to have been copied from this ancient character. The veil in the tabernacle was exceedingly costly.; Calmet therefore contendş, 1. That if Moses does it was made of the same materials with the inner not mean the capitals of the pillars by the o'n ravim covering, blue, purple, scarlet, fine twined linen, em- of the text, he mentions them nowhere; and it would broidered with cherubim, &c. It served to divide the be strange, that while he describes the pillars, their tabernacle into two parts: one, the outermost; called sockets, bases, fillets, &c., &c., with so much exactness, the holy place; the other, or innermost, called the as will appear on consulting the preceding places, that · holy of holies, or the most holy place. In this was he should make no mention of the capilas ; or that deposited the ark of the covenant, and the other things pillars, 'every way so correctly formed, should have that were laid up by way of memorial. Into this the been destitate of this very necessary ornament. high priest alone was permitted to enter, and that only 2. As Moses was commanded to make the hooks, once in the year, on the great day of atonement. It d'yi vavim, of the pillars and their fillets of silver, chap. was in this inner place that Jehovah manifested him- xxvii. 10, 11, and the hooks, vavim, of the pillars of the self between the cherubim. The Jews say that this veil of gold, chap. xxxvi: -36; and as one thousand seven veil was four fingers' breadth in thickness, in order to hundred and seventy-five shokels were employed in prevent any person from seeing through it ; but for making these hooks, vavim, overlaying their chapiters, this, as Calmet, observes, there was no necessity, as On:ÚXT rasheyhem, their heads, and filleting them, there was no window or place for light in the taber- chap. xxxviii. 28 ; it is more reasonable to suppose nacle, and consequently the most simple veil would that all this is spoken of the capitals of the pillars than have been sufficient to obstruct the discovery of any of any kind of hooks, especially as hooks are mentioned thing behind it, which could only be discerned by the under the word taches or clasps in other places.
On light that came in at the door, or by that afforded - by the whole it appears mueh more reasonable to transthe golden candlestick which stood on the outside of late the original by capitals than by hooks. this veil.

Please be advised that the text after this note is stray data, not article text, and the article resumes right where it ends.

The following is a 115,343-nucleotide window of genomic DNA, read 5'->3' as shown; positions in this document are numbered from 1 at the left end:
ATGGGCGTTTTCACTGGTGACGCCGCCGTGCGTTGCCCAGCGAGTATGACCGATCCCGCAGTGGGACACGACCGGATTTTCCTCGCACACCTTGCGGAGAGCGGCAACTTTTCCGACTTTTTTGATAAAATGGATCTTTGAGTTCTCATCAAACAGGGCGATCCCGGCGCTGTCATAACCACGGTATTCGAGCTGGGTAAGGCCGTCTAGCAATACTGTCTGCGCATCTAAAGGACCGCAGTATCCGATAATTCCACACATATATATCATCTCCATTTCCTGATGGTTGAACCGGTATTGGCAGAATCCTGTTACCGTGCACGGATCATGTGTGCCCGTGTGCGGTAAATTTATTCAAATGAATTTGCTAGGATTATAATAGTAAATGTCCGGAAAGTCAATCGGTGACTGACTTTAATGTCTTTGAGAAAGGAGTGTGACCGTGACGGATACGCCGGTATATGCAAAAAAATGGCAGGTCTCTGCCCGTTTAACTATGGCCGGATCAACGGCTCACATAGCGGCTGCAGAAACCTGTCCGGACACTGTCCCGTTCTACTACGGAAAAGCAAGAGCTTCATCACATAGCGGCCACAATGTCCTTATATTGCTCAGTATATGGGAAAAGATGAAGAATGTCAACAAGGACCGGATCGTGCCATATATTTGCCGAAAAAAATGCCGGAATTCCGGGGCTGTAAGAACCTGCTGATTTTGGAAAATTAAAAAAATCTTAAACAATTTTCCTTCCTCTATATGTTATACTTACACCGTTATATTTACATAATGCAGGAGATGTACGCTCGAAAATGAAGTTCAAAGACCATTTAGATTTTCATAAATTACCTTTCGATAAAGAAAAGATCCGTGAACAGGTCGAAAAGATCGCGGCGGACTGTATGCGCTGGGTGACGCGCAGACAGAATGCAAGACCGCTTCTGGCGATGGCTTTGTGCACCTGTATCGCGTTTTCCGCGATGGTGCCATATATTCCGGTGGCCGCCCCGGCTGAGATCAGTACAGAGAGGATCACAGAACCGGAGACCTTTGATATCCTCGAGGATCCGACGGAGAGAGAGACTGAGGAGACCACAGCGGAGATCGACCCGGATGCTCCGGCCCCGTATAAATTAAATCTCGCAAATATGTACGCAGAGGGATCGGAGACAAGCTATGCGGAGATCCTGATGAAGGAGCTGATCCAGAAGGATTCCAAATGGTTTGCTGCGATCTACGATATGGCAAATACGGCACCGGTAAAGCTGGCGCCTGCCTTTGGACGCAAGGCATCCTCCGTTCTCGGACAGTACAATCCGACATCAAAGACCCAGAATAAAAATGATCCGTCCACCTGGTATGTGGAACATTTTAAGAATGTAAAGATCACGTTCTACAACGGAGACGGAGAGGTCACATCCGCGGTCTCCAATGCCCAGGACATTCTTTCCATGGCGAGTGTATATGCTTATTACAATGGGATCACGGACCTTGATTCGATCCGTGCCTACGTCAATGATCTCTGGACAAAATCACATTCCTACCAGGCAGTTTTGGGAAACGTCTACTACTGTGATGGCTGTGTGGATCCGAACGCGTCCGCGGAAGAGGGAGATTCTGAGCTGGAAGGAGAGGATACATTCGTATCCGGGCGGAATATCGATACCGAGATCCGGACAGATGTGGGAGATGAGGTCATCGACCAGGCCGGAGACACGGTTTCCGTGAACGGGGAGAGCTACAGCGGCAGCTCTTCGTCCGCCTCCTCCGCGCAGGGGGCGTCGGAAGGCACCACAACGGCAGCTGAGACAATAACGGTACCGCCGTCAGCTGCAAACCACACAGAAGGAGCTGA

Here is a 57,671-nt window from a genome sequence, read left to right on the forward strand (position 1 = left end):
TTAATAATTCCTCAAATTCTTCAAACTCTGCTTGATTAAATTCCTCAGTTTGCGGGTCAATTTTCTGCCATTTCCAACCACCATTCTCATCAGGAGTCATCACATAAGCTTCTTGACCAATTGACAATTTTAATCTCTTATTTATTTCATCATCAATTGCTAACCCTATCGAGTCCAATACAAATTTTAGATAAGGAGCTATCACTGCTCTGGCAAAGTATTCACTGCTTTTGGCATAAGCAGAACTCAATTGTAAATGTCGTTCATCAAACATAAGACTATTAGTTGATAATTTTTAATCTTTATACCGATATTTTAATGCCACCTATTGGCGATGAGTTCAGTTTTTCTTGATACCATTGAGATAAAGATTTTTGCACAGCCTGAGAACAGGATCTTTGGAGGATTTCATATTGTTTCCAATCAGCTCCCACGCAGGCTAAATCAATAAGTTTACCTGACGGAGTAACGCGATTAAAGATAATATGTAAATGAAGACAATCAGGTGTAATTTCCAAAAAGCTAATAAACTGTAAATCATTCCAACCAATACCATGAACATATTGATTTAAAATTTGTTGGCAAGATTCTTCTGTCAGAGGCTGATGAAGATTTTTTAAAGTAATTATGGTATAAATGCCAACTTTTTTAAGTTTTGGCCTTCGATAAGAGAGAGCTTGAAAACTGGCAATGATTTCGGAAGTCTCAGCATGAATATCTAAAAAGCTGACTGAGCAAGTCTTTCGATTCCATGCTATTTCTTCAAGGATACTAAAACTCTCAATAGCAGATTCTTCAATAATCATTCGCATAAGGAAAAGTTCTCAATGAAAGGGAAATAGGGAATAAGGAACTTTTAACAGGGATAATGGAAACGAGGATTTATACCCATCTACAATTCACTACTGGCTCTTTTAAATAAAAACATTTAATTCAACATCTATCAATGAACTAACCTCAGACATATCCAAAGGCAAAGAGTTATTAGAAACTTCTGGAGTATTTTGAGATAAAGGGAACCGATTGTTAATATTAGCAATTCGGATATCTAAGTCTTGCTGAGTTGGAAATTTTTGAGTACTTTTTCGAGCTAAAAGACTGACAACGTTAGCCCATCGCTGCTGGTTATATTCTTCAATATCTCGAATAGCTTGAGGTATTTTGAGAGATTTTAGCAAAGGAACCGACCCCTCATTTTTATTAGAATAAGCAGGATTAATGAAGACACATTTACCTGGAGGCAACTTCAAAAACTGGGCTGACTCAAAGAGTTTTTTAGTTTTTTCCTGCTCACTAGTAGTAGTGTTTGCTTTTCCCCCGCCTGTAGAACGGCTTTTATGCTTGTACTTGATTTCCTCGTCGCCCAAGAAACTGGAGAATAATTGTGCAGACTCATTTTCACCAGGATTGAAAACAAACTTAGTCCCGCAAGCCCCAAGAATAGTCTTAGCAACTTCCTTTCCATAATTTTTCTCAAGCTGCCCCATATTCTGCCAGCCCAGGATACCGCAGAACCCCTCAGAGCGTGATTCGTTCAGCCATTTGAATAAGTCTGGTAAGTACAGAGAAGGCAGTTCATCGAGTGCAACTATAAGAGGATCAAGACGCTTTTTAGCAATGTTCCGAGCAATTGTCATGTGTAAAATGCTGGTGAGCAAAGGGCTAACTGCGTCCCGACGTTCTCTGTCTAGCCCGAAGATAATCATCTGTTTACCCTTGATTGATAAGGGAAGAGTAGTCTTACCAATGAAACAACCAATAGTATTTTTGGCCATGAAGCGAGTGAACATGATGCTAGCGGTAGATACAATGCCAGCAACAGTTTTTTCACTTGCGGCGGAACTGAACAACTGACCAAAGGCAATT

After this verse the Samaritan Pentateuch introVerse 32. Their hooks shall be of gold} D7'11 va- duces the ten first verses of chap. XXX., and this veyhem, which we translate their hooks, iš rendered appears to be their proper place." Those ten verses Kepahides, capitals, by the Septuagint, and capita by are not repeated in the thirtieth chapter in the Samathe Vulgate. · As the word 11 vav or vau, plural d'y ritan, the chapter beginning with the 11th verse. vavim, occurs only in this book, chap. xxvi. 32, 37; Verse 36. A hanging for the door of the tent] This
B. C. 1491.
Altar of burnt-offerings,
and its dimensions. A. M. 2513. door of the tent, of blue, and pur- ' five pillars of shittim wood, and A. M. 2513. B. C. 1491. An Exod. Isr. 1. ple, and scarlets and fine twined overlay them with gold, and their an. Exod. Iss. 1.
Sivan. linen, wrought with needlework. hooks shall be of gold : and thou 37 And thou shalt make for the hanging shalt cast five sockets of brass for them.
* Exodus, chap. xxxvi. 38. may be called the first reil, as it occupied the door or 2. In the Jewish tabernacle almost every thing was entrance to the tabernacle; the veil that separated the placed out of the sight of the people. The holy of holy place from the holy of holies is called the second holies was inaccessible, the testimony was compara- . veil, Heb. ix. 3. These two veils and the inner cover- tively hidden; as were also the mercy-seat and the ing of the, tabernacle were all of the same materials, Divine glory. Under the Gospel all these things are and of the same workmanship.' See chap. xxvii. 16. laid open, the way to the holiest is made manifest, the